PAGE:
A sign of the times, or something else entirely?
I haven’t worn a pocket square in quite some time now.
It wasn’t a conscious decision at first, it just happened over time.
One day, when wearing a jacket, I omitted it.
The next day, the same.
I grew to like it.
So I kept leaving the square in the drawer.
It appears I’m not the only one thinking along these lines at the moment. Across my friends around the world on Instagram I’ve noticed that some of them are wearing squares less. Simon Crompton recently wrote an article about lessening the wearing of squares too.
While he attributes the recession of square-wearing to a number of factors including the swinging pendulum of trends and the casualisation of clothing, I realised that my own decision stemmed from something else.
Though, my own personal style being more on the casual side, a casual approach to tailoring certainly played a minor role in my decision to ditch the pocket square.
I thought about it for a while, as I continued to leave the breast pockets of my jackets unadorned.
I like the simplicity, but that’s not it.
There are a few factors in my own view.
Firstly, I’ve been wearing ties more often as of late.
I associate numerous patterns and loudness in an outfit with my beginnings in classic menswear – a period where I knew nothing about fit, and consequently my outfits were often both gaudy and ill-fitting.
I toned it down a lot as I learned more about fit. I got to a point where one or two patterns was plenty for me.
Given this, I’m happy to let a tie do the talking with patterns.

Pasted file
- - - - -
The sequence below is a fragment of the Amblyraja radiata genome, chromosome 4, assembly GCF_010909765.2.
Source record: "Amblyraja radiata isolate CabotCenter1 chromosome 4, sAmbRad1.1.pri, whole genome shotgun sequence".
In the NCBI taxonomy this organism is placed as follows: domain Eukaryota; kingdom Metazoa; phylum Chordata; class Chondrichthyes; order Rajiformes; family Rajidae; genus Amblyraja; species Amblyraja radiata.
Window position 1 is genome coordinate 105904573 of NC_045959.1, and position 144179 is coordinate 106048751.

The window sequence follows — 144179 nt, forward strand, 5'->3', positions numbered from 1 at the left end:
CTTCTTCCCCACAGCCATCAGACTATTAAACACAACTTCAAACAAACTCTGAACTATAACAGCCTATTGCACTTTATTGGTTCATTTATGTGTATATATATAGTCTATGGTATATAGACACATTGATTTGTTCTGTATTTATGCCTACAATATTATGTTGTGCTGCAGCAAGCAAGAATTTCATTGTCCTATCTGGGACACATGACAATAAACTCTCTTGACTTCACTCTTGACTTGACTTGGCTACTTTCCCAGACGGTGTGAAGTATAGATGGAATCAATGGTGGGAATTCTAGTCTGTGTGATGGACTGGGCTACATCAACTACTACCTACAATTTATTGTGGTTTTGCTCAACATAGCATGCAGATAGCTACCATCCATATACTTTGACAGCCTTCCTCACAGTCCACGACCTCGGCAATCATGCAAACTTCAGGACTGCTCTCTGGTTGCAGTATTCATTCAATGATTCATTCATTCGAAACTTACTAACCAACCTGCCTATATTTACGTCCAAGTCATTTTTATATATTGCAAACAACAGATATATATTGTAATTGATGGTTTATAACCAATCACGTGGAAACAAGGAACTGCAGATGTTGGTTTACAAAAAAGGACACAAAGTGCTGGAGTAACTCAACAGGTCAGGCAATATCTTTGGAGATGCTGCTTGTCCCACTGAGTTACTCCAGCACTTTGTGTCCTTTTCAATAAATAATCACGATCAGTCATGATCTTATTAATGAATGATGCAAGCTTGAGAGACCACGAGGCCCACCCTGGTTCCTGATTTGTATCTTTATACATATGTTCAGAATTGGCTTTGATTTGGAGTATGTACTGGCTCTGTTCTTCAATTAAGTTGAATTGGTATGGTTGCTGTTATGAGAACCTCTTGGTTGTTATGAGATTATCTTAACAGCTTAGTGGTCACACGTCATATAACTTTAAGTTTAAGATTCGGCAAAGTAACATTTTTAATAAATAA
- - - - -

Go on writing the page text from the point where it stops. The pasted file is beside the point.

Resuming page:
Less is more, as they say.
However, it isn’t purely the pattern thing, though it plays a part.
The facet I appreciate the most is the preservation of a clean line in the lapel.
I have what is described as a prominent chest in tailor talk.
In other words, if I look at a barbell, my pectoral muscles grow.
It’s great for filling out a T-shirt, but it can easily cause issues with fit where tailored clothes are concerned.
My prominent chest also exaggerates one of the minor consequences of wearing a pocket square; a slight distortion of the lapel, caused by the breast pocket being full.
Now, this bothers me when I see it on others, let alone when I see the exaggerated version on myself.
And I’ve grown to enjoy tailoring for proportions, clean lines and silhouette above anything else.
Which means the lapel distortion bothers me an awful lot.
And the pocket square is quickly tugged out of the pocket, thrown back into the wardrobe to languish in the shadows.
I’ll still don a square on occasion, if I fancy it, or if formality dictates a plain white square’s presence.
However, for the most part, you’ll remain unlikely to see me sporting the square most days.
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